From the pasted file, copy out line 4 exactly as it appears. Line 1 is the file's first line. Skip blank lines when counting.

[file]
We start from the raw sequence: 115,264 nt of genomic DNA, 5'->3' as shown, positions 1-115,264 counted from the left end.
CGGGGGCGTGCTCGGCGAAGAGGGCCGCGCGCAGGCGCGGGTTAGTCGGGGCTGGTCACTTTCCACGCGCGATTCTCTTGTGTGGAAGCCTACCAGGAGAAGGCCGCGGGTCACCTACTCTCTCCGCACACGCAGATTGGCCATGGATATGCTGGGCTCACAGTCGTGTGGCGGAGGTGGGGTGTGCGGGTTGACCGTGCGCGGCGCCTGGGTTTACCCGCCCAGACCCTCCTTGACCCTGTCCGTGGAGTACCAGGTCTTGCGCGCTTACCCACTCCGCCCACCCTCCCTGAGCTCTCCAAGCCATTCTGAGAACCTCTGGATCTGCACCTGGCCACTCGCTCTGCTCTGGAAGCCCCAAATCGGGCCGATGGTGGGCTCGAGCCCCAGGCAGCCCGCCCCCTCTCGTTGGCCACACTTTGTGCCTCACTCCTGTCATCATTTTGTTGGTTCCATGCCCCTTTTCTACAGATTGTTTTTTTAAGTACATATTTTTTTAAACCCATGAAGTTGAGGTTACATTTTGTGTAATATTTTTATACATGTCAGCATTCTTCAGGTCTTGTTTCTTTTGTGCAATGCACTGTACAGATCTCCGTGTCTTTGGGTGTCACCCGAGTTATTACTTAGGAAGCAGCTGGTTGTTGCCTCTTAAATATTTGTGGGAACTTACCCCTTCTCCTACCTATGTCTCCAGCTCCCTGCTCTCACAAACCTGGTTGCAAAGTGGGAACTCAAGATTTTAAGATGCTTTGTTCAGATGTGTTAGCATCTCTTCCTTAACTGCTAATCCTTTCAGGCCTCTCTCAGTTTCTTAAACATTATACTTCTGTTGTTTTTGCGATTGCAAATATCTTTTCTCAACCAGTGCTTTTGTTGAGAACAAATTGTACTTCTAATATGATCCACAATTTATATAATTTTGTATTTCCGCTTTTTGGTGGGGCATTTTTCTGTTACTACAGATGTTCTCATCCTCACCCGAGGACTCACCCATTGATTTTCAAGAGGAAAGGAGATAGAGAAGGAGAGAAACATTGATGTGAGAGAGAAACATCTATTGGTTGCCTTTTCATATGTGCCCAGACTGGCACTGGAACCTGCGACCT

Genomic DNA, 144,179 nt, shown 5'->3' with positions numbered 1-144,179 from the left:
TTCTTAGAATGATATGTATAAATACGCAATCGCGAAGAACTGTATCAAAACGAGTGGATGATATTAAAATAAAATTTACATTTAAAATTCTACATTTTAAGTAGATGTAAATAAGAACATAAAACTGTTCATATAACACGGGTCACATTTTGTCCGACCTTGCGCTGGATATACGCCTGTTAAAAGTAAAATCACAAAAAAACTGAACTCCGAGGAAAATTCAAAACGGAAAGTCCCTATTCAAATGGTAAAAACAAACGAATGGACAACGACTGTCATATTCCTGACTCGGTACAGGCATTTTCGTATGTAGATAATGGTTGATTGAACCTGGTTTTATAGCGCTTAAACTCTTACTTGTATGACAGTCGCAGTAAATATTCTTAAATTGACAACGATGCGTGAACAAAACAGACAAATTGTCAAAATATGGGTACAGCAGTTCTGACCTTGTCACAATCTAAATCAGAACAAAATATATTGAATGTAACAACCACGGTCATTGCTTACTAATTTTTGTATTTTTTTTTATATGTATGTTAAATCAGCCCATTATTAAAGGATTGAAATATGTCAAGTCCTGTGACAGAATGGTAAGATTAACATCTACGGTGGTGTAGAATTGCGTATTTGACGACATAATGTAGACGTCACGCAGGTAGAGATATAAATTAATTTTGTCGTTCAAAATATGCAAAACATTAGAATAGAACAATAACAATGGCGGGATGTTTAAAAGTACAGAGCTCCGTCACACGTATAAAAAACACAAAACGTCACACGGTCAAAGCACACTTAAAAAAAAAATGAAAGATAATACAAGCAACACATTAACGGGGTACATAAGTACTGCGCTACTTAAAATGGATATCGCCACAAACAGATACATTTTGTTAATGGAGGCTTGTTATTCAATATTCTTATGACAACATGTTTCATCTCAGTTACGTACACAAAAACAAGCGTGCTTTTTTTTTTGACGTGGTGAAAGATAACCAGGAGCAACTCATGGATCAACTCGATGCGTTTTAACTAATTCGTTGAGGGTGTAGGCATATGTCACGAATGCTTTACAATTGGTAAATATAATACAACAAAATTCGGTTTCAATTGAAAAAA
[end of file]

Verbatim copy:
TTCTTAGAATGATATGTATAAATACGCAATCGCGAAGAACTGTATCAAAACGAGTGGATGATATTAAAATAAAATTTACATTTAAAATTCTACATTTTAAGTAGATGTAAATAAGAACATAAAACTGTTCATATAACACGGGTCACATTTTGTCCGACCTTGCGCTGGATATACGCCTGTTAAAAGTAAAATCACAAAAAAACTGAACTCCGAGGAAAATTCAAAACGGAAAGTCCCTATTCAAATGGTAAAAACAAACGAATGGACAACGACTGTCATATTCCTGACTCGGTACAGGCATTTTCGTATGTAGATAATGGTTGATTGAACCTGGTTTTATAGCGCTTAAACTCTTACTTGTATGACAGTCGCAGTAAATATTCTTAAATTGACAACGATGCGTGAACAAAACAGACAAATTGTCAAAATATGGGTACAGCAGTTCTGACCTTGTCACAATCTAAATCAGAACAAAATATATTGAATGTAACAACCACGGTCATTGCTTACTAATTTTTGTATTTTTTTTTATATGTATGTTAAATCAGCCCATTATTAAAGGATTGAAATATGTCAAGTCCTGTGACAGAATGGTAAGATTAACATCTACGGTGGTGTAGAATTGCGTATTTGACGACATAATGTAGACGTCACGCAGGTAGAGATATAAATTAATTTTGTCGTTCAAAATATGCAAAACATTAGAATAGAACAATAACAATGGCGGGATGTTTAAAAGTACAGAGCTCCGTCACACGTATAAAAAACACAAAACGTCACACGGTCAAAGCACACTTAAAAAAAAAATGAAAGATAATACAAGCAACACATTAACGGGGTACATAAGTACTGCGCTACTTAAAATGGATATCGCCACAAACAGATACATTTTGTTAATGGAGGCTTGTTATTCAATATTCTTATGACAACATGTTTCATCTCAGTTACGTACACAAAAACAAGCGTGCTTTTTTTTTTGACGTGGTGAAAGATAACCAGGAGCAACTCATGGATCAACTCGATGCGTTTTAACTAATTCGTTGAGGGTGTAGGCATATGTCACGAATGCTTTACAATTGGTAAATATAATACAACAAAATTCGGTTTCAATTGAAAAAA